Biofuel firm LanzaTech wins US grant to build demonstration plant

LanzaTech co-founder and chief scientific officer Dr Sean Simpson.

LanzaTech co-founder and chief scientific officer Dr Sean Simpson.

Biofuel company LanzaTech has been granted a $4-million grant by the US government to take its next major step in making sustainable jet fuel and diesel.

Founded in New Zealand, LanzaTech is now headquartered in Chicago where it is working to advance its technology for turning industrial waste gases into low-carbon fuels.

The grant from the US Department of Energy (DOE) will enable the company to create a demonstration-scale facility which will produce three million gallons a year of Lanzanol, an ethanol extracted from steel manufacturing gases.

A scientist at work in LanzaTech's Auckland labs, which works alongside its Chicago-based headquarters.
LARNIE NICOLSON

A scientist at work in LanzaTech's Auckland labs, which works alongside its Chicago-based headquarters.

Both Lanzanol and another ethanol created from agricultural residues are then converted into fuel via a process developed by the Pacific Northwest National Laboratory and scaled up by LanzaTech.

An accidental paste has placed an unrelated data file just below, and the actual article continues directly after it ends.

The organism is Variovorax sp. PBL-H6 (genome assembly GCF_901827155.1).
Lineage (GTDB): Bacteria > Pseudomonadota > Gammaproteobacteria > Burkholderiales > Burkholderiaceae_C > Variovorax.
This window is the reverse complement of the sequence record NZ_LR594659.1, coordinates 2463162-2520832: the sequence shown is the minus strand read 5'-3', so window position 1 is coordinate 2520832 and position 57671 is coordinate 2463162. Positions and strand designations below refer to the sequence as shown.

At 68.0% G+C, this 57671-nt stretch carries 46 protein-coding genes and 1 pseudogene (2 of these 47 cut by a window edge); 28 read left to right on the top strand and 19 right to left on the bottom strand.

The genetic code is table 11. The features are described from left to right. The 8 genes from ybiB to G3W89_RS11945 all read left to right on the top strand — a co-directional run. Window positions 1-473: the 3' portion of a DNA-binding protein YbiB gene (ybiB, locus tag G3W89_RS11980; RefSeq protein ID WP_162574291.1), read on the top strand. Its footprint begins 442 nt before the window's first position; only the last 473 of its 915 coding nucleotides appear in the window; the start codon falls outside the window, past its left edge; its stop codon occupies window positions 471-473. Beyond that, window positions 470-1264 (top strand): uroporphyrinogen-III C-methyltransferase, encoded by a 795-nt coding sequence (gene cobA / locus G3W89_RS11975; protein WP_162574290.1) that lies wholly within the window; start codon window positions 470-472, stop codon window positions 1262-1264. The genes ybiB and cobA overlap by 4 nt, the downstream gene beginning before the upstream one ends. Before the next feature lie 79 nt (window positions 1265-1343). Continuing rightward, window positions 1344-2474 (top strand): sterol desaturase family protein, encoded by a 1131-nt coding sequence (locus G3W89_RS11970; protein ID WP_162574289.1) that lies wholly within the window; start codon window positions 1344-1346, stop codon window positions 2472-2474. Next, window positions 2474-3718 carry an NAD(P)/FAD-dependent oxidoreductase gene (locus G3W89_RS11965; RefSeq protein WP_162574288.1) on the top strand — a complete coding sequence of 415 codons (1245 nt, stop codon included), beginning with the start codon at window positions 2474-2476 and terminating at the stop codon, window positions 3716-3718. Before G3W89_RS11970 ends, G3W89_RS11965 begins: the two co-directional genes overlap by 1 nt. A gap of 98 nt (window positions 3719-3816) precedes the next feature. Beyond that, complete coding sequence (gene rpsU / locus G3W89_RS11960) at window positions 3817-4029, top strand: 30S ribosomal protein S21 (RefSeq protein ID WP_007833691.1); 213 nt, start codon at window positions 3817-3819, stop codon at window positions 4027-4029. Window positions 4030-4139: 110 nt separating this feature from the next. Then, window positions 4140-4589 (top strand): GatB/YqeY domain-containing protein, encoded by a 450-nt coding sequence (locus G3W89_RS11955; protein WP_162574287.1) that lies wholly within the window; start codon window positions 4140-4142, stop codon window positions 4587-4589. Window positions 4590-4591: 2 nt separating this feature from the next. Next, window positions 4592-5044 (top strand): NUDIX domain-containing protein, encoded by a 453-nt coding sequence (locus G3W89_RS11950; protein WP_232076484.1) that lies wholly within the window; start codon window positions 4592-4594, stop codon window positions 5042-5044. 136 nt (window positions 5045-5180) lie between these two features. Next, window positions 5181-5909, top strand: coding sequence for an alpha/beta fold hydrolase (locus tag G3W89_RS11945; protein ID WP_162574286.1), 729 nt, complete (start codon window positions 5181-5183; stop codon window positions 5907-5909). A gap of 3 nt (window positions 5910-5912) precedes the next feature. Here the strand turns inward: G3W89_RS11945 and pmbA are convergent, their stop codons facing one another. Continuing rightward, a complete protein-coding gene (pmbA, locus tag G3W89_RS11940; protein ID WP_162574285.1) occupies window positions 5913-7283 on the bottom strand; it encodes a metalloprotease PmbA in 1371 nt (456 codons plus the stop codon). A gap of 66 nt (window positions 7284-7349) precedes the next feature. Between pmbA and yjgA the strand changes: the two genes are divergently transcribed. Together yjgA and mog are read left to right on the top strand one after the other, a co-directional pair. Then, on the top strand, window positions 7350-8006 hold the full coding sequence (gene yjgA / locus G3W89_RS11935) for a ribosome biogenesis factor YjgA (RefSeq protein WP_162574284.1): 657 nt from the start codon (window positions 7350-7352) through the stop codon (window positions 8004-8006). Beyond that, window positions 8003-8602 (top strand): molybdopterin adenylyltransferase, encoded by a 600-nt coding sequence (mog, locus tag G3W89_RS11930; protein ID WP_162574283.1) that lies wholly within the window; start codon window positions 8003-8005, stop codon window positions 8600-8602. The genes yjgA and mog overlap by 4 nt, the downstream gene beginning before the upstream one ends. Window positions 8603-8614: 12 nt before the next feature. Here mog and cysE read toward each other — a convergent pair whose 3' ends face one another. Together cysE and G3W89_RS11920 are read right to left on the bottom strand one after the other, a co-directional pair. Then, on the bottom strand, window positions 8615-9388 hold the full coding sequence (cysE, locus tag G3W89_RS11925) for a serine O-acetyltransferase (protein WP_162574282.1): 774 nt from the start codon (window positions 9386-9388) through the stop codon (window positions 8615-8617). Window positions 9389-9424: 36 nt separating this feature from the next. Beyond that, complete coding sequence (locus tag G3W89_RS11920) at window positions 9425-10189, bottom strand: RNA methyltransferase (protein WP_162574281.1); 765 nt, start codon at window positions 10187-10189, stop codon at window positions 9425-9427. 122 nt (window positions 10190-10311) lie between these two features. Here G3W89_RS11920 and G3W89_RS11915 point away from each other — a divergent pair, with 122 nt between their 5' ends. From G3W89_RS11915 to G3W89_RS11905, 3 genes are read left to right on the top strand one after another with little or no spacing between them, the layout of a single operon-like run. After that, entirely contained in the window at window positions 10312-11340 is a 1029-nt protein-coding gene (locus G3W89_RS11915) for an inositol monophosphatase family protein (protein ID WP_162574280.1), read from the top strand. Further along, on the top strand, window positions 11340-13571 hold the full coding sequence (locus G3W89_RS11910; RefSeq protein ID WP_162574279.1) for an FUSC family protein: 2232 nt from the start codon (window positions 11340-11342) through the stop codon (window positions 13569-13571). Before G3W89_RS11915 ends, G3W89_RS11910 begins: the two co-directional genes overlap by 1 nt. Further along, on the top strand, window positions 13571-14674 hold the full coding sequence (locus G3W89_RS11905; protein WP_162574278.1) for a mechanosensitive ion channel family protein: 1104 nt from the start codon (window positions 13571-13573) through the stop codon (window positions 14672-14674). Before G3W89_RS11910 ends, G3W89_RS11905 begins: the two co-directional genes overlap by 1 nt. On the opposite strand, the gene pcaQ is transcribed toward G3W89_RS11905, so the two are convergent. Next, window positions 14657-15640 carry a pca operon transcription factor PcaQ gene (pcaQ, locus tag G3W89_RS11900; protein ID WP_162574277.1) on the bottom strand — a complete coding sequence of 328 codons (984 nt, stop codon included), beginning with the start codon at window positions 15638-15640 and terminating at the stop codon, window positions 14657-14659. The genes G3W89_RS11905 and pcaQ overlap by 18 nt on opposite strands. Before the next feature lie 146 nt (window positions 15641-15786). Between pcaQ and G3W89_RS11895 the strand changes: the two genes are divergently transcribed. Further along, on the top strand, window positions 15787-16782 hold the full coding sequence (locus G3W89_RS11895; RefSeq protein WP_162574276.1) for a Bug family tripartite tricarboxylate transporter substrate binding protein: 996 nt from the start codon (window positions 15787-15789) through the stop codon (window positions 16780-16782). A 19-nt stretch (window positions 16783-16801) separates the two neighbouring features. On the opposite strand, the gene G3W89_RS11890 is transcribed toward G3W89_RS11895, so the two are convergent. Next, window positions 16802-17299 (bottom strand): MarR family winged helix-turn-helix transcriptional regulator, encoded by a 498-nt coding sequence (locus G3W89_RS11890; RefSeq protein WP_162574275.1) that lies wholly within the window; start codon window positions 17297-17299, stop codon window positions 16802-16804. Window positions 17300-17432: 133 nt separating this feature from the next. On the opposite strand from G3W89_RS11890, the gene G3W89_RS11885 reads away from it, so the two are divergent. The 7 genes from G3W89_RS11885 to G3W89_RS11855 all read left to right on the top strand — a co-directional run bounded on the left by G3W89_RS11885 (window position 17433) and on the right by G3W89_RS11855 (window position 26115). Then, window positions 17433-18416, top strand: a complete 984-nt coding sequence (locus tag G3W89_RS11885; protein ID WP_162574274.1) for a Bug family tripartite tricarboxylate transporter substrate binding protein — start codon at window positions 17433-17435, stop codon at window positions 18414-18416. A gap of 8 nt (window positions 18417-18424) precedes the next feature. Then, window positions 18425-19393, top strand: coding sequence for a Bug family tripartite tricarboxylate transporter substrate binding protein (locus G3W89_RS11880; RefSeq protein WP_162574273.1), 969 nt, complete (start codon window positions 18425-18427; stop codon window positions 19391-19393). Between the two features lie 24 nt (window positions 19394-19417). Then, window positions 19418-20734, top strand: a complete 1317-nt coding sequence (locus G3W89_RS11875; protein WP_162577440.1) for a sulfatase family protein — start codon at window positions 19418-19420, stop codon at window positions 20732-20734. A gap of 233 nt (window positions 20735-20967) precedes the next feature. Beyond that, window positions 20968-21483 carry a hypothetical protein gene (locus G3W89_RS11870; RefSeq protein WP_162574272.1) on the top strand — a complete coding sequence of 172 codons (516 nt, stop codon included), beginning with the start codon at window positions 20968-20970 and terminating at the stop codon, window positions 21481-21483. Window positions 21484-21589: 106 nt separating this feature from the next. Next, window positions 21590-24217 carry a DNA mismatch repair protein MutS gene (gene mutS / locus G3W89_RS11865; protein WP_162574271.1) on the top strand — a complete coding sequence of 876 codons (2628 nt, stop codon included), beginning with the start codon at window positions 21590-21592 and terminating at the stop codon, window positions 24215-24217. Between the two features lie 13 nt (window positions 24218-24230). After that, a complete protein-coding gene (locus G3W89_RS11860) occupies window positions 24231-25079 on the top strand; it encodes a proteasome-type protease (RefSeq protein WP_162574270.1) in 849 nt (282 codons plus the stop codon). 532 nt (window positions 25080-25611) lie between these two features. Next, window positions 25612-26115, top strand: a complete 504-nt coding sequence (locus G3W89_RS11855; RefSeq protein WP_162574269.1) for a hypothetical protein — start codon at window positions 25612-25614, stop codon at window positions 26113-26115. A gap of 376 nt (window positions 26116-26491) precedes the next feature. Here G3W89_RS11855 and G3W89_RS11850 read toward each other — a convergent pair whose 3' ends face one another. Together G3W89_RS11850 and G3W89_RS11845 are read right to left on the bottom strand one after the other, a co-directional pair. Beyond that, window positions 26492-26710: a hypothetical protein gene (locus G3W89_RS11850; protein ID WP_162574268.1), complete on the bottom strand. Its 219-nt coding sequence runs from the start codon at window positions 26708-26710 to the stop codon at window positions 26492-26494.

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​The fuel has been tested on a flight with Virgin Atlantic with hopes that a commercial aviation plant will be built, possibly in Britain.

Initial analyses suggest the new fuel will produce carbon savings of 65 per cent compared to conventional jet fuel

LanzaTech is currently building commercial ethanol facilities using waste gases in China with China's largest steel company, Shougang, and in Belgium with the world's largest steel manufacturer, ArcelorMittal.

In the DOE-funded project, LanzaTech will work with ArcelorMittal to evaluate US opportunities for "leveraging this expertise".

Jennifer Holmgren, LanzaTech's chief executive, said economics and sustainability were the keys to finding alternative aviation fuels. 

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"Jet fuel accounts for as much as 40 per cent of an airline's operating costs and the sector has made substantial commitments to reduce their CO2 emissions by 2025.

"So fuels must address both of these needs to succeed at commercial scale."

 - Stuff

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